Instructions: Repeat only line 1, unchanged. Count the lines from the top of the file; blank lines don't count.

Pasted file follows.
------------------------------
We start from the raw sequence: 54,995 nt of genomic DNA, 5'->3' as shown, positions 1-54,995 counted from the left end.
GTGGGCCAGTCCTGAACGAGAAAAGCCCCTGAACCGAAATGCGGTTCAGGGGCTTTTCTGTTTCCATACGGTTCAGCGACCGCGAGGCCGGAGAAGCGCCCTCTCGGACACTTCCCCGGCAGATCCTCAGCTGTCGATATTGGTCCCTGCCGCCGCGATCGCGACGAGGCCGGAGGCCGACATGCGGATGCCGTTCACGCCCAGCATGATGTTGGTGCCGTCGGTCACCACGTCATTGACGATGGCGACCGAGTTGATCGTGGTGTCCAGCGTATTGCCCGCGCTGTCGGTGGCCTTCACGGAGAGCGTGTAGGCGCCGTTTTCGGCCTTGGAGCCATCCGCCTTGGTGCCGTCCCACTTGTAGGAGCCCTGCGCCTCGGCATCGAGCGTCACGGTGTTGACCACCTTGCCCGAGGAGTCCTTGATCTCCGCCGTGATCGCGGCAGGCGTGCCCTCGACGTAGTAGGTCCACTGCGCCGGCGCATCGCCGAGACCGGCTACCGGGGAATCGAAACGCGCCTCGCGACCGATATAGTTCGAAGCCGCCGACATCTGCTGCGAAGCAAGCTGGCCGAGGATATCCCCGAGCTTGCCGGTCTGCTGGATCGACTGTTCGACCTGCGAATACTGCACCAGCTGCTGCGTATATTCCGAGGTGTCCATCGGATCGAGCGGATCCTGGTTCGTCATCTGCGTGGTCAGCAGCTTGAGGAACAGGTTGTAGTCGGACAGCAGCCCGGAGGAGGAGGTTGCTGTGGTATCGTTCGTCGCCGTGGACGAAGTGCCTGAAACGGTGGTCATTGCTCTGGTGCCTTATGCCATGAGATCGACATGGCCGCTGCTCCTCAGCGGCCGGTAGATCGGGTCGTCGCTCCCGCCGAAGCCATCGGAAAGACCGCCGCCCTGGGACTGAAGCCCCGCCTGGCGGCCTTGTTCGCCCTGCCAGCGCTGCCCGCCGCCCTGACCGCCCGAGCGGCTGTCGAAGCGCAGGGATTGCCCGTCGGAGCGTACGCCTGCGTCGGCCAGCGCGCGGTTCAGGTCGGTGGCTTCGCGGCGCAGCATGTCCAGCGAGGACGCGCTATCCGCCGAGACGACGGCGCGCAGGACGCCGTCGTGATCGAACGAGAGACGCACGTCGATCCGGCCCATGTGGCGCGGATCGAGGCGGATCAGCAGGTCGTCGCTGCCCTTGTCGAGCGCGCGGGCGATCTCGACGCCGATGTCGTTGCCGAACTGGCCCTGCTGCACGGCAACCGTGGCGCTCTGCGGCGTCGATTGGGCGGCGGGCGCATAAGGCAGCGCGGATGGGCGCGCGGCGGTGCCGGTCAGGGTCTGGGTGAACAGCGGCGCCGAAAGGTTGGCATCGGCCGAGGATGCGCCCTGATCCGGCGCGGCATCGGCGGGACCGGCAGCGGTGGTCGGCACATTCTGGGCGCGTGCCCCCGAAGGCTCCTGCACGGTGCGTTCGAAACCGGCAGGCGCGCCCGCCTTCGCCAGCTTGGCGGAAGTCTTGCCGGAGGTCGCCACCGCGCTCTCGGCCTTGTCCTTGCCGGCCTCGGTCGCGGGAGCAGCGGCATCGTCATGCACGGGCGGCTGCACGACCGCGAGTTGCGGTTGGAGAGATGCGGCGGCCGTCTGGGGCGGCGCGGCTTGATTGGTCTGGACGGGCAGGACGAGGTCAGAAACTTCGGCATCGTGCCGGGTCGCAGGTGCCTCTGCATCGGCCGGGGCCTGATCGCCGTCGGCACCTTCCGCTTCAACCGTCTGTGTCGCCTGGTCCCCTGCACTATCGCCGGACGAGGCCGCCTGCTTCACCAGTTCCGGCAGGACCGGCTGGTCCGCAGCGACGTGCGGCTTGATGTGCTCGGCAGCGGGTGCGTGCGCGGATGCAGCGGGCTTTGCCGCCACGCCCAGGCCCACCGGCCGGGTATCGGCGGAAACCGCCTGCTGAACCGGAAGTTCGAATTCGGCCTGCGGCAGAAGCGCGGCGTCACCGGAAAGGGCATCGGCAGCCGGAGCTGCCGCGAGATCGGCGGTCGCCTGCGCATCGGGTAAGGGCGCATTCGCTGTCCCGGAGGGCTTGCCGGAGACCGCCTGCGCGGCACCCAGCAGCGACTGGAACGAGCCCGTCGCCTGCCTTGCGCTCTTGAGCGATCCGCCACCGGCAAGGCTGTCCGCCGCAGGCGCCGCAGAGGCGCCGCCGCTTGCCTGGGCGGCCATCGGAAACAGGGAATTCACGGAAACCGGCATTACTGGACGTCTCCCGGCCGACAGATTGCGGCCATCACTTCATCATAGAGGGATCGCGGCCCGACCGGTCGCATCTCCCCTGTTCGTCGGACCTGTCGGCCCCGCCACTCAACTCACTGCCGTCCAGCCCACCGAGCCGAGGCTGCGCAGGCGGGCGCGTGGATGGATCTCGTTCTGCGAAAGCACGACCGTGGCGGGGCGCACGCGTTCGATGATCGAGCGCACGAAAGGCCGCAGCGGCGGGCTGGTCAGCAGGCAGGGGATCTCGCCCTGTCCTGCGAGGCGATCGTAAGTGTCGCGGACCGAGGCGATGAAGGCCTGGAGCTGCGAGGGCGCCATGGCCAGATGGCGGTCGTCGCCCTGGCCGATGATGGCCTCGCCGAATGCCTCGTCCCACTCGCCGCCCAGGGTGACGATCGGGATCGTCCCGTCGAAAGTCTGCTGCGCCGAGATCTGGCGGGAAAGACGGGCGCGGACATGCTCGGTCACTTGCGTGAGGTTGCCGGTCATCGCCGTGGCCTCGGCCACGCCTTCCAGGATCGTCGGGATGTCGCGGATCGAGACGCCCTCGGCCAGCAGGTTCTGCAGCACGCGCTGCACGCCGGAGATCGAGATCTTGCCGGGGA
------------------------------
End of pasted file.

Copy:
We start from the raw sequence: 54,995 nt of genomic DNA, 5'->3' as shown, positions 1-54,995 counted from the left end.